Radical Social Reform

Public Health

Korea War (1950-53)

The North Korean Army crossed the 38th parallel on June 25, 1950 to forcibly unify Korea. The Soviets had provided modern weapons in great quantity to the North Koreans. Embolded by the Communist victory in China during 1948-49, Kim-il-Jong obtained Stalin's approval for the attack. President Truman immediately ordered war material be provided the South Koreans and then air support for the South Korean Army. Seoul fell within days. Truman went to the United Nations which, because the Soviets were boycotting the Security Council, approved a military opperation to repell the North Korean attack. Truman than ordered American military intervention. The Soviets had helped the North Koreans build a powerful military force. The United states after World War II had significantly scled back its conventional military force. As a result, the North Koreans pushed the South Koreans back to a small perimiter around the southern port of Pusan. Generl MacArthir from Japan organized an amphibious invasion at Inchon which caught the North Koreans between two forces. North Korem resistance collapsed and MacArthur rushed north accross th 38th parallel to completely defeat and occupy North Korea. Tuman was skeptical, but MacArthur assured him that Chinese warnings to intervene were bluff. They were not an America norces approaching the Yalu River were mauled by a massive Chinese attack. For a while it looked like the Chiese would tota;lly defeat the U.N. forces, but the front was finally stabilized north of Seoul. What followed was 2 years of stalemate which became a major political issue. Peace talks with the Communists were frustrating. Th major issue became the Communist demand that all POWs be returned, even the ones who did not want to be repatriated. Finally a ceasefire was reached. Stalin died in 1953. Eisenhower became president in 1953 and fulfilling a campaign promise, went to Korea. The armistice went into force (July 27, 1953). More than 3 million Koreans were killed as a result of the War. Millions more were made homeless refugees. About 1 million Chinese soldiers are believe to have been killed. American casualties totaled nearly 55,000.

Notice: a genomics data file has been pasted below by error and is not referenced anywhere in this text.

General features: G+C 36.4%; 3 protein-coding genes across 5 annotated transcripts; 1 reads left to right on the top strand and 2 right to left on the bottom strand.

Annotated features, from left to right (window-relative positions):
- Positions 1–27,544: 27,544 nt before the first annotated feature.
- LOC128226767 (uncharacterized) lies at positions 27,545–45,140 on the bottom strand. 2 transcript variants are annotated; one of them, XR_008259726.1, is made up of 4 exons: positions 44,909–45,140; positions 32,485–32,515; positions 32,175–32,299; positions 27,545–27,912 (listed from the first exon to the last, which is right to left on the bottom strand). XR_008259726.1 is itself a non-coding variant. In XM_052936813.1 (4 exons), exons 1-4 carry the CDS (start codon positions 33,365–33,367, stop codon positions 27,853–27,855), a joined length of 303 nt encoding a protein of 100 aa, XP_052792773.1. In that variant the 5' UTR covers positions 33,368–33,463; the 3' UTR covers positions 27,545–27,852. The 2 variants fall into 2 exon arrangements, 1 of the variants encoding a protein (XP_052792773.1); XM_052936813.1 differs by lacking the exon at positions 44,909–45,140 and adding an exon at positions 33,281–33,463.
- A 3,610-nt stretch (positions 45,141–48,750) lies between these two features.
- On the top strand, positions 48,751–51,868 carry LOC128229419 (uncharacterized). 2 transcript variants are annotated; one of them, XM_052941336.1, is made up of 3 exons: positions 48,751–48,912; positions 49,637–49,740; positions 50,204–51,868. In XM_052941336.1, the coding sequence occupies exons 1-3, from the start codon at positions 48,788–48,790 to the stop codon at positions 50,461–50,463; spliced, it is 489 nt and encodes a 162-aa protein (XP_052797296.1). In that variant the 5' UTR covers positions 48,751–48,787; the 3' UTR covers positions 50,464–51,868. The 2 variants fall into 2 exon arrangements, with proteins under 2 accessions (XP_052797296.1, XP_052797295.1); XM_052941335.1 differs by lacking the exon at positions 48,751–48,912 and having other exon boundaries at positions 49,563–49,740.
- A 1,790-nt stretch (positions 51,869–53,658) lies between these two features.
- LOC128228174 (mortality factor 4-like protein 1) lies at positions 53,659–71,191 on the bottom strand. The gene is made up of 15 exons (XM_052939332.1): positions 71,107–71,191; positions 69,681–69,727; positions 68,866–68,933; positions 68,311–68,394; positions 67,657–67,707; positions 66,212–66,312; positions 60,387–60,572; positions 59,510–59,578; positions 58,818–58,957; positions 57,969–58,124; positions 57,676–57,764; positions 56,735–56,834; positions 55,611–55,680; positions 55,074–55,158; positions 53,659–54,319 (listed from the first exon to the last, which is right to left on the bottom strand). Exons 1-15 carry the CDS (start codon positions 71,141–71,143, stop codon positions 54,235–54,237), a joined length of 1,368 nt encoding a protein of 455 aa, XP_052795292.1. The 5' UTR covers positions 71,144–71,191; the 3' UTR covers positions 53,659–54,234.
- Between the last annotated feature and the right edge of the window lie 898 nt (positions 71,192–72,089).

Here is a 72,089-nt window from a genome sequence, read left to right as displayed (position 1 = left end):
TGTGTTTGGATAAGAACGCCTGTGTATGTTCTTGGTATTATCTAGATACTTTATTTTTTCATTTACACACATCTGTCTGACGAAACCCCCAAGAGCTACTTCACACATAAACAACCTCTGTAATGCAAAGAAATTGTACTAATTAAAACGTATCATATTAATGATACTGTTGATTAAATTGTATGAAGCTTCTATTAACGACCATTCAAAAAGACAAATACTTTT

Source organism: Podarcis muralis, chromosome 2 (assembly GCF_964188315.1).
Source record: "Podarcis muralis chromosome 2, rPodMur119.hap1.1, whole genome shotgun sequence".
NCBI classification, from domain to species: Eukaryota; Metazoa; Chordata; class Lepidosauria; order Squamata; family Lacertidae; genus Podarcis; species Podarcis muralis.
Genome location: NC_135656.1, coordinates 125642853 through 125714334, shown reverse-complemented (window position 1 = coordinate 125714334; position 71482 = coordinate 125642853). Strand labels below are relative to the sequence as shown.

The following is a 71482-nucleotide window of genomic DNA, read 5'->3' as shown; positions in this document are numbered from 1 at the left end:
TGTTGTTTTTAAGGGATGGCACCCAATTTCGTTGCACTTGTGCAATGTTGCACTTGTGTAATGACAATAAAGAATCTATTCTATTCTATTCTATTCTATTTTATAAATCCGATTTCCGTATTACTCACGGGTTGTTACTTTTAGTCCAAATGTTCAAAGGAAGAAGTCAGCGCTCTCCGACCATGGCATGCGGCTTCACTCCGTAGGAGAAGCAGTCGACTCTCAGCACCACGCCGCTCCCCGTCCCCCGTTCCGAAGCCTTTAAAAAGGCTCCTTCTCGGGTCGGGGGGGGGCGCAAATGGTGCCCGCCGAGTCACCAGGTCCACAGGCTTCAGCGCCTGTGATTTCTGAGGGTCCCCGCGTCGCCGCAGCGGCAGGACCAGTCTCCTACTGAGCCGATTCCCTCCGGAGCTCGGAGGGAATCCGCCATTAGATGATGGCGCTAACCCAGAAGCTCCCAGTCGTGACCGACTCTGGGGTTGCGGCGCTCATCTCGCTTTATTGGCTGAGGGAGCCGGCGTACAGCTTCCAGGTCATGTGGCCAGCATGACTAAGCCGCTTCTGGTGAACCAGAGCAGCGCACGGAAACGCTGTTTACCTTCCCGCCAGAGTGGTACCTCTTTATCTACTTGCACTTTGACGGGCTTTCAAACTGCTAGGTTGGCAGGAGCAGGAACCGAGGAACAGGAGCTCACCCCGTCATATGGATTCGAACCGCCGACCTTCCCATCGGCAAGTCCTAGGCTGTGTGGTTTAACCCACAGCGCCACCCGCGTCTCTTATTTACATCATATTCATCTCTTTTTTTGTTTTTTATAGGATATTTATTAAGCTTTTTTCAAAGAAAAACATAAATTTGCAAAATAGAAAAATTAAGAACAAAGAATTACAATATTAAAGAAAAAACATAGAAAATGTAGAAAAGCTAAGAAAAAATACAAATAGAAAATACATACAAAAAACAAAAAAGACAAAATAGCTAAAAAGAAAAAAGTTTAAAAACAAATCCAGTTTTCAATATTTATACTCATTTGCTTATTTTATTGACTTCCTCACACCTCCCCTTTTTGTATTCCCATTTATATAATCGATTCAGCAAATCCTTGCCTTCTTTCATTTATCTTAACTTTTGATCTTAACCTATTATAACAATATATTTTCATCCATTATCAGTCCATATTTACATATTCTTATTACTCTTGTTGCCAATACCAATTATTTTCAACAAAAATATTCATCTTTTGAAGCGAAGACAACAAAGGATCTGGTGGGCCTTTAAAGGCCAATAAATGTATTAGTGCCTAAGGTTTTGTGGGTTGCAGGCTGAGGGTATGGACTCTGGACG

Closed Society

Great Leap Forward (1957-60)